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Tuberculosis (TB), formerly known as consumption, was a known health issue as far back as ancient Egypt and it continues to be one of the deadliest diseases worldwide. TB has always occurred disproportionately among the poor and disadvantaged populations. In spite of a decline in the total number of cases in the United States in the past decade, 9,588 new cases of TB were reported in 2013.
In addition, the threat of TB infection in healthcare workers is a growing concern. Healthcare professionals have a critical role in the detection and care of people with TB. Accurate and appropriate assessment, along with implementation of a suitable care plan is necessary to prevent transmission of this disease. Research continues to discover ways to improve approaches to TB; however, detection and treatment remain a long and difficult process. This course provides an overview of the current information about TB across the lifespan. Prevention, detection, and treatment options are included, with a focus on measures to protect healthcare workers from contracting TB. The course is intended for healthcare professionals who practice in various settings – from institutional to community-based. Having current knowledge about TB is the only way to provide effective care to this population.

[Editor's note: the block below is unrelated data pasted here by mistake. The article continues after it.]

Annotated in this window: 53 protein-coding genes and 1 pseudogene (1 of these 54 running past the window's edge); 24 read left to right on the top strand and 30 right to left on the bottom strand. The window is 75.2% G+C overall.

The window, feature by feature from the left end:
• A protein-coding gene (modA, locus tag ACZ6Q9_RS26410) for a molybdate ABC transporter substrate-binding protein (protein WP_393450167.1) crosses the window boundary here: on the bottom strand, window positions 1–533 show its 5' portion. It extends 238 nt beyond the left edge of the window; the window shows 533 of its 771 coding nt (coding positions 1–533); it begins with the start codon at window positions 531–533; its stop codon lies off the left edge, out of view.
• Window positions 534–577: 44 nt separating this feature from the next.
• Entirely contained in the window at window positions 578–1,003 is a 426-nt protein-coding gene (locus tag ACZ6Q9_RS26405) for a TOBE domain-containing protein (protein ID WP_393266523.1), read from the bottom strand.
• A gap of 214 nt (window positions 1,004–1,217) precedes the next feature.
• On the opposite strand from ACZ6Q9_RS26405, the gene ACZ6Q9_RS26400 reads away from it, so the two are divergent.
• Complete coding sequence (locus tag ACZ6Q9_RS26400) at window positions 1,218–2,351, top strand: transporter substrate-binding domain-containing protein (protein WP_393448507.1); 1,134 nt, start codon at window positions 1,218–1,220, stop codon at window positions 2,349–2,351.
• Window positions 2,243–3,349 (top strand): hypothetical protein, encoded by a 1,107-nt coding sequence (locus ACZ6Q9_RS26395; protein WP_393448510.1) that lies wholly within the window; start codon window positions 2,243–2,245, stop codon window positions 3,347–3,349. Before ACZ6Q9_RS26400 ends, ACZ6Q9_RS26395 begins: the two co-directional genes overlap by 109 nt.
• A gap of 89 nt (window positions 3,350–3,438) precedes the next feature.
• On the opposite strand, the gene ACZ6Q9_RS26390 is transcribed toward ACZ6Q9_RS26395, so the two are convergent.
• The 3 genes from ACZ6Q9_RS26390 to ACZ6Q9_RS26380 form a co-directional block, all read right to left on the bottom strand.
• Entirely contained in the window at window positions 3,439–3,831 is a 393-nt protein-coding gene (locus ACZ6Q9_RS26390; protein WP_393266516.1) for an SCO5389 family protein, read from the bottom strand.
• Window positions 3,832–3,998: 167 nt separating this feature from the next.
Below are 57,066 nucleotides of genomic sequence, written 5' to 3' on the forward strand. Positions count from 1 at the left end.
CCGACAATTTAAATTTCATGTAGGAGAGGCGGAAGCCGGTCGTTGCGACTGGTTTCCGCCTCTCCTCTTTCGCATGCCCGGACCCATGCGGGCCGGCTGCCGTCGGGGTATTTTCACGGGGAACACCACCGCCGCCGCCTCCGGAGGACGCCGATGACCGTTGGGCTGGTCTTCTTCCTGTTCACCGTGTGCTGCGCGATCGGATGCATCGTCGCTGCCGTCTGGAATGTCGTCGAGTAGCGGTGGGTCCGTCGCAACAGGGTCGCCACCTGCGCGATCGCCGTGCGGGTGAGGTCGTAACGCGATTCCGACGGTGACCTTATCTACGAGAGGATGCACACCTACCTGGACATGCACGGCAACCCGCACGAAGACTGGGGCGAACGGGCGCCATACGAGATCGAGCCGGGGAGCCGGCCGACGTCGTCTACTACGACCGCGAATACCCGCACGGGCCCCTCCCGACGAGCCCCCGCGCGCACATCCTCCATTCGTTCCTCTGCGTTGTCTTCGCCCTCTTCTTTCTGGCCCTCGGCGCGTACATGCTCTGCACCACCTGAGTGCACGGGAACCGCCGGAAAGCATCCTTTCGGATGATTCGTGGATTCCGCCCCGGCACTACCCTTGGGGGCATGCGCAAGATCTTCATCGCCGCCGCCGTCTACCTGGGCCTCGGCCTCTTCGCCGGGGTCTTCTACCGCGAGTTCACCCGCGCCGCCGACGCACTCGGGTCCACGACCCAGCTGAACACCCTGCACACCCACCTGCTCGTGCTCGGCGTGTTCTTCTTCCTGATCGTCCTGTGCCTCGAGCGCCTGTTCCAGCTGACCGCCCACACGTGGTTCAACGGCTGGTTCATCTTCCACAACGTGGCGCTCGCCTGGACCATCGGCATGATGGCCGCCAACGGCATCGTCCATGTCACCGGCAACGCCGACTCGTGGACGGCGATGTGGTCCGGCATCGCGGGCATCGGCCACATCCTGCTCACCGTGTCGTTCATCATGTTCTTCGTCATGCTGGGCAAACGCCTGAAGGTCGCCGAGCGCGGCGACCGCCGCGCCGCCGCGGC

- Identify the current trends in TB.
- Describe the pathophysiology and clinical manifestations of TB.
- Outline how a diagnosis of TB is determined.
- Describe the treatment of TB.
- Discuss measures to increase adherence to antituberculin drugs.
- Identify measures to prevent the transmission of TB in healthcare settings.
Eileen S. O’Neill, PhD, RN, is Professor Emeritus at the College of Nursing at the University of Massachusetts Dartmouth. Her areas of expertise are pathophysiology, advanced practice nursing, and nursing inquiry. Her clinical practice area is care of the adult patient. Dr. O’Neill’s research program centers on clinical and patient decision making, including the role of technology in improving patient care. She has been published in several leading nursing journals and has written several course books on respiratory-related topics for Western Schools.
- Contact hours will be awarded for up to one (1) year from the date the course is ordered, unless otherwise indicated with an expiration date.
- You must score 75% or higher on the final exam and complete the course evaluation to pass this course and receive a certificate of completion.
- Through our review processes, Western Schools ensures that this course content is presented in a balanced, unbiased manner and is free from commercial influence. It is Western Schools’ policy not to accept commercial support.
- All persons involved in the planning and development of this course have disclosed no relevant financial relationships or other conflicts of interest related to the course content.